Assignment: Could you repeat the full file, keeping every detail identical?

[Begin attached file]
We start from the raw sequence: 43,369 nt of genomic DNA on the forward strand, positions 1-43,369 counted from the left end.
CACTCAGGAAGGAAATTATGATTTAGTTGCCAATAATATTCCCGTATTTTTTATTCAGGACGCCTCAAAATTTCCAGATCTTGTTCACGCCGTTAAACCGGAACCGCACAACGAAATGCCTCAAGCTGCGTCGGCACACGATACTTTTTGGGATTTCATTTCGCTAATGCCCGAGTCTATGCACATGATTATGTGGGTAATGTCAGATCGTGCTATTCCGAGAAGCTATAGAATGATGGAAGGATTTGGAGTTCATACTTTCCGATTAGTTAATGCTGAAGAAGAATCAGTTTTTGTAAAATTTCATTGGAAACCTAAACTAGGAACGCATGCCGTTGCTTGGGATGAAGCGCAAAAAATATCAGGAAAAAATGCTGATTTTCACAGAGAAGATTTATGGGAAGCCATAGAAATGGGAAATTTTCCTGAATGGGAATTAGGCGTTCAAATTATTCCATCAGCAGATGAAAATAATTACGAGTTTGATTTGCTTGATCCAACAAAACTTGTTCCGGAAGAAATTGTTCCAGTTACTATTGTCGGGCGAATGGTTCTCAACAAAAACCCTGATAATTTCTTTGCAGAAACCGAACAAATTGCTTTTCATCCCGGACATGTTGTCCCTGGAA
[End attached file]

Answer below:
We start from the raw sequence: 43,369 nt of genomic DNA on the forward strand, positions 1-43,369 counted from the left end.
CACTCAGGAAGGAAATTATGATTTAGTTGCCAATAATATTCCCGTATTTTTTATTCAGGACGCCTCAAAATTTCCAGATCTTGTTCACGCCGTTAAACCGGAACCGCACAACGAAATGCCTCAAGCTGCGTCGGCACACGATACTTTTTGGGATTTCATTTCGCTAATGCCCGAGTCTATGCACATGATTATGTGGGTAATGTCAGATCGTGCTATTCCGAGAAGCTATAGAATGATGGAAGGATTTGGAGTTCATACTTTCCGATTAGTTAATGCTGAAGAAGAATCAGTTTTTGTAAAATTTCATTGGAAACCTAAACTAGGAACGCATGCCGTTGCTTGGGATGAAGCGCAAAAAATATCAGGAAAAAATGCTGATTTTCACAGAGAAGATTTATGGGAAGCCATAGAAATGGGAAATTTTCCTGAATGGGAATTAGGCGTTCAAATTATTCCATCAGCAGATGAAAATAATTACGAGTTTGATTTGCTTGATCCAACAAAACTTGTTCCGGAAGAAATTGTTCCAGTTACTATTGTCGGGCGAATGGTTCTCAACAAAAACCCTGATAATTTCTTTGCAGAAACCGAACAAATTGCTTTTCATCCCGGACATGTTGTCCCTGGAA